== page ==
6 Tips to Make Data Visualization More Effective
Simple tips everyone needs to know to get information across as clearly as possible
Data is more widely available and useful than ever before. According to the Bureau of Labor Statistics, data scientists are among the fastest growing professions in the US. Of course, with the increasing relevance of analysis, it’s more important than ever to communicate information effectively, and data visualization is one of the most powerful ways to do so.
While data visualization is common, it’s not always used to its fullest potential. So here is 6 basic tips to make your visualizations as effective and easy to interpret as possible.
Use A Trendline To Make Patterns Clear
Patterns aren’t always obvious to the naked eye, so adding a trendline is a good way to clearly show the pattern while keeping the raw data visible the reader.
However, you should also be sure to pick a trendline that fits the data relatively well. The chart shown above uses a linear trendline, but you can also use other trendlines (such as a logarithmic or exponential decay) if the data displays a different pattern.
If you’re unsure, play around with a couple different fits to see what looks like it tracks the data best.
Smooth A Volatile Time Series
Sometimes a time series exhibits a trend, but also has a great deal of volatility. This can make a typical line chart painful to read (not to mention not aesthetically painful). Luckily, this can easily be solved by adding a smoothing method while keeping the individual data points on the plot. Not only does the chart become more aesthetically pleasing, this makes the trend easy to see and prevents the reader from focusing too much on outliers.
Above, I use loess smoothing but you can just as easily use a moving average or exponential smoothing if your preferred program doesn’t easily allow for loess smoothing. Smoothing methods are also very flexible to make them more or less responsive to outliers and large changes in the data. A real life example of this can be seen in how NASA displays temperature data:
A Pie Chart Isn’t Always The Wrong Choice, But It Is Most Of The Time
How the mighty have fallen. Pie charts are now widely derided in the data analytics community, and for (mostly) good reasons. In almost all situations, there is a better way to display the data than a pie chart.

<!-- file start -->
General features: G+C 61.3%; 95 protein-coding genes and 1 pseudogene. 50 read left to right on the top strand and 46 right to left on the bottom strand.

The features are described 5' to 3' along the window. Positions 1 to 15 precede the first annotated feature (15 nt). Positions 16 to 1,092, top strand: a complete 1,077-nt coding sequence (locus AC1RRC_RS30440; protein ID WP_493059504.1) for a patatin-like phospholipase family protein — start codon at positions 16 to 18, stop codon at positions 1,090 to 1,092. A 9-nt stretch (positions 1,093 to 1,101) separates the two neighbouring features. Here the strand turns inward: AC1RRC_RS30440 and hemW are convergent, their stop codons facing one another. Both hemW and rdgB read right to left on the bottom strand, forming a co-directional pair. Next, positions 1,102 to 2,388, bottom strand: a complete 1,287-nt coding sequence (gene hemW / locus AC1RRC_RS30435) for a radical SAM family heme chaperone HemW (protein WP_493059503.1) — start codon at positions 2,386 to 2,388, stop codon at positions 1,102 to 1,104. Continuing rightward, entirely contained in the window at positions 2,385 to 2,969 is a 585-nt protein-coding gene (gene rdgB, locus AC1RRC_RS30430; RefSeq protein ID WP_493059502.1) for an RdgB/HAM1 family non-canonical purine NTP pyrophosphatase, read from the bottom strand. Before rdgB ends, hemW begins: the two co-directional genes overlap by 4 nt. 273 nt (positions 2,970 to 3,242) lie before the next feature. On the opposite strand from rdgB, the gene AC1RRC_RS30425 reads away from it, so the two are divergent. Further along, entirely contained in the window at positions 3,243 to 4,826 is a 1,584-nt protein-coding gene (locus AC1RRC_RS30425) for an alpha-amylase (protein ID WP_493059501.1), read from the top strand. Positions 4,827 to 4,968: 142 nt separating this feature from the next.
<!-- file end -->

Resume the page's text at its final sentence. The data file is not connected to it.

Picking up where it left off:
So what should you use instead? If data from previous years is valuable as well, consider a stacked bar chart or even a stacked area chart that might show the trend over time. A simple line chart might also do the trick. If you’re only interested in current-year data, then you might also consider a bar chart. If that isn’t a great fit for your data for whatever reason, then you might use a pie chart as a last resort. One common situation where pie charts are still used is to display market share among a group of competitors when focusing on the present-year.
Annotate To Draw Attention When Needed
Sometimes you might want to draw attention to some specific data point or add additional information to your chart. To do this, you can add text annotations to your plot to expand on information. Here is an example of a chart I made some time ago:
In this example, I use text annotations to label data points that are interesting (the outliers) and to add additional information to the plot that would otherwise be impossible to discern (that 25% of movies lose money).
However, text annotations aren’t always useful. If there is nothing that requires annotation, don’t feel a need to force it onto the chart. You should also always keep in mind that too much annotation can make chart feel cluttered and reduces readability. Use your best judgement to decide when and how much annotation is needed.
Add Labels Directly On The Plot
Traditionally, legends were added to the top or side of the plot. However, your plot can be much easier to read if you add the labels directly onto the plot. Make sure to match the color of the line to its corresponding label when possible to make the effect obvious.
Not only does it look better, it increases increases the amount of space your plot can take up as well, making it easier to read. An alternative is to place the legend within the plot where there is a good deal of whitespace — in the example above, the top left is a perfect spot.
Of course, sometimes this might be difficult given your plot type, but whenever possible this is usually easier to read.
Choose A Good Y-Axis Starting Point
To make a compelling visual, you need to choose an appropriate y-axis starting and ending point. Some people will advocate that all graphs should start at zero, but this approach is far too strict and can destroy the readability of many charts.
Unfortunately, there is no great rule-of-thumb for where to start your y-axis. In many cases, starting your y-axis at zero can make the graph difficult to read. However, zooming in can make small changes in the data seem much larger than they are. You need to consider the trade-offs in every unique situation to decide if starting your y-axis at a value of zero or something else is best.